- Hands ahead of the ball at address.
- Shaft tilted toward the target.
- Ball struck with a descending blow to maximize spin and control trajectory.
Here’s a simple mental image to improve your chipping contact and control: Think of a chip as a miniature iron shot. The fundamentals are remarkably similar.
A standard iron shot and a straightforward chip share these key elements:
If you tend to scoop your chips, flipping the hands through impact in an attempt to lift the ball into the air, think of what happens if you make a scooping swing on a full shot. It doesn’t work very well, does it? You’ll might hit the ball thin, fat or wildly offline. The same goes for chipping.
Here’s how to play a basic chip as though hitting a full shot from the fairway:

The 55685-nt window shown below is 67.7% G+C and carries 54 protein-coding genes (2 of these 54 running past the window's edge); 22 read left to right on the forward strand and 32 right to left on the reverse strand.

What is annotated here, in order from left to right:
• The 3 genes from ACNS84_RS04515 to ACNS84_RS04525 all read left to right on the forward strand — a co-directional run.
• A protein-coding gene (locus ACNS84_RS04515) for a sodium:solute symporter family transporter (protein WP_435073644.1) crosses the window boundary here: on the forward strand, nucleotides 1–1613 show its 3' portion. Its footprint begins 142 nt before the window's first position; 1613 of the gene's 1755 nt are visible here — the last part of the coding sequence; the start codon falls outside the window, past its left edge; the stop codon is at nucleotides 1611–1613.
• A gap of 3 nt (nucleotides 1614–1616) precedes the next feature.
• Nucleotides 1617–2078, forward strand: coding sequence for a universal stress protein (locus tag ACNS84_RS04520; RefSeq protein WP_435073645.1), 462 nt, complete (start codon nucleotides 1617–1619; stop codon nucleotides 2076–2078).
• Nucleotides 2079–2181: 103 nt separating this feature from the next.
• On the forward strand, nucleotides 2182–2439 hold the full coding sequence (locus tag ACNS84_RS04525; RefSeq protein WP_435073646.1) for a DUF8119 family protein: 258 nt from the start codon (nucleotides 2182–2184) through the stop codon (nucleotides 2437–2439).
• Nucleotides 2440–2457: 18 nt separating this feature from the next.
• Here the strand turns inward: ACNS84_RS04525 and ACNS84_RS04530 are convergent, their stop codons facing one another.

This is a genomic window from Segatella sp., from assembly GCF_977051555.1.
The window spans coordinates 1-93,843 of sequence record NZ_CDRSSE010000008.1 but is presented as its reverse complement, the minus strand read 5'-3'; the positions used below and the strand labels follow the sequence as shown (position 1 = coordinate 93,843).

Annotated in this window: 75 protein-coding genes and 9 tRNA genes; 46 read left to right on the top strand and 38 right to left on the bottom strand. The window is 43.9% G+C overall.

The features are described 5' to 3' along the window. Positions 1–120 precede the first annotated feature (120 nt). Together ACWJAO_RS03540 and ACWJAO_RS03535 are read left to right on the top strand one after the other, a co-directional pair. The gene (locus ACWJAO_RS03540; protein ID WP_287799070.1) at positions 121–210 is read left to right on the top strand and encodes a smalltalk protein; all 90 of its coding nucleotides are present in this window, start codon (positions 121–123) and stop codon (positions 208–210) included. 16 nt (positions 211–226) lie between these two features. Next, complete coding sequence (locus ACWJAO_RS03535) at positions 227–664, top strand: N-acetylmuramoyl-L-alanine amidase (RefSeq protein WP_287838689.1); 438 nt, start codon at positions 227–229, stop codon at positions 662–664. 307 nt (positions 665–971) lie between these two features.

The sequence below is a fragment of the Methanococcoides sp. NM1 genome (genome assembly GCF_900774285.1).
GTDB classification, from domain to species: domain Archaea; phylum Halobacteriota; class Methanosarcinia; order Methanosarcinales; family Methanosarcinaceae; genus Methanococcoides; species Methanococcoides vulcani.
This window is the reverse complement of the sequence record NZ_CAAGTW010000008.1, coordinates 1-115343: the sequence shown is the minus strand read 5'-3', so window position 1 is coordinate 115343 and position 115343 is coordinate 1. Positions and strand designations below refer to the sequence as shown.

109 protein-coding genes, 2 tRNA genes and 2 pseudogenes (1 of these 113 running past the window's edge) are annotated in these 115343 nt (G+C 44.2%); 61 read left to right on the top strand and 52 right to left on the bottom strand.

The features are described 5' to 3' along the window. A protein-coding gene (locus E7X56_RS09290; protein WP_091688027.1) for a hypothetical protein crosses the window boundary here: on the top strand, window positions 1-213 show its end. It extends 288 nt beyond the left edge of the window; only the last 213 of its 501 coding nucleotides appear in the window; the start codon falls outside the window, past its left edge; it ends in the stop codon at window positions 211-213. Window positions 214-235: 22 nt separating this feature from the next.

- At address, your feet should be very close together, separated by only a few inches.
- Stand slightly to the target line and flare the left (lead) foot toward the target a few degrees.
- Play the ball in the middle of your stance.
- The left arm and shaft should form a straight line to the ball, with the hands just ahead of the ball and the shaft leaning toward the target.
- On the backswing, maintain the triangle formed by the arms, wrists and hands, with very little wrist hinge – same as the takeaway for an iron shot.
- Swinging through, return the arms and hands to their address position, keeping the hands ahead of the ball at impact to deliver a downward blow. It’s OK to take a small divot.
This image works both ways, of course, so if you’re struggling to hit solid irons, think of each shot as a super-sized chip.